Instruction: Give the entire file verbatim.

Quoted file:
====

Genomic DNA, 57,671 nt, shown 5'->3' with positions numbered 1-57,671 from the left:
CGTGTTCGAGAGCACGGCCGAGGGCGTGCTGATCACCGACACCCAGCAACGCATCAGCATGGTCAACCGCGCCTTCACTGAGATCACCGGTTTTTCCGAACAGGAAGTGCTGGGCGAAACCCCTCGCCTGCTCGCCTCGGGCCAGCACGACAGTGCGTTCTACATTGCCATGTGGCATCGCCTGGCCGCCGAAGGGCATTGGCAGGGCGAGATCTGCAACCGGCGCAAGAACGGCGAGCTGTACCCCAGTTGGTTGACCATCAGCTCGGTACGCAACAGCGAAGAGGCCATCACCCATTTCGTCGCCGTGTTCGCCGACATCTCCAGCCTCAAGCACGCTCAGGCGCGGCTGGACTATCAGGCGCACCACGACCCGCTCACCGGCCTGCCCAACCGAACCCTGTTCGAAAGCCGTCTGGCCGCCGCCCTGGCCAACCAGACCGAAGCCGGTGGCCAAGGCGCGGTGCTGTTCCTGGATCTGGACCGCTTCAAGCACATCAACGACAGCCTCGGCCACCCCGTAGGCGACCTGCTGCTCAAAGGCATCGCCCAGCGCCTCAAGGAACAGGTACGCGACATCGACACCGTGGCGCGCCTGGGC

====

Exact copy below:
Genomic DNA, 57,671 nt, shown 5'->3' with positions numbered 1-57,671 from the left:
CGTGTTCGAGAGCACGGCCGAGGGCGTGCTGATCACCGACACCCAGCAACGCATCAGCATGGTCAACCGCGCCTTCACTGAGATCACCGGTTTTTCCGAACAGGAAGTGCTGGGCGAAACCCCTCGCCTGCTCGCCTCGGGCCAGCACGACAGTGCGTTCTACATTGCCATGTGGCATCGCCTGGCCGCCGAAGGGCATTGGCAGGGCGAGATCTGCAACCGGCGCAAGAACGGCGAGCTGTACCCCAGTTGGTTGACCATCAGCTCGGTACGCAACAGCGAAGAGGCCATCACCCATTTCGTCGCCGTGTTCGCCGACATCTCCAGCCTCAAGCACGCTCAGGCGCGGCTGGACTATCAGGCGCACCACGACCCGCTCACCGGCCTGCCCAACCGAACCCTGTTCGAAAGCCGTCTGGCCGCCGCCCTGGCCAACCAGACCGAAGCCGGTGGCCAAGGCGCGGTGCTGTTCCTGGATCTGGACCGCTTCAAGCACATCAACGACAGCCTCGGCCACCCCGTAGGCGACCTGCTGCTCAAAGGCATCGCCCAGCGCCTCAAGGAACAGGTACGCGACATCGACACCGTGGCGCGCCTGGGC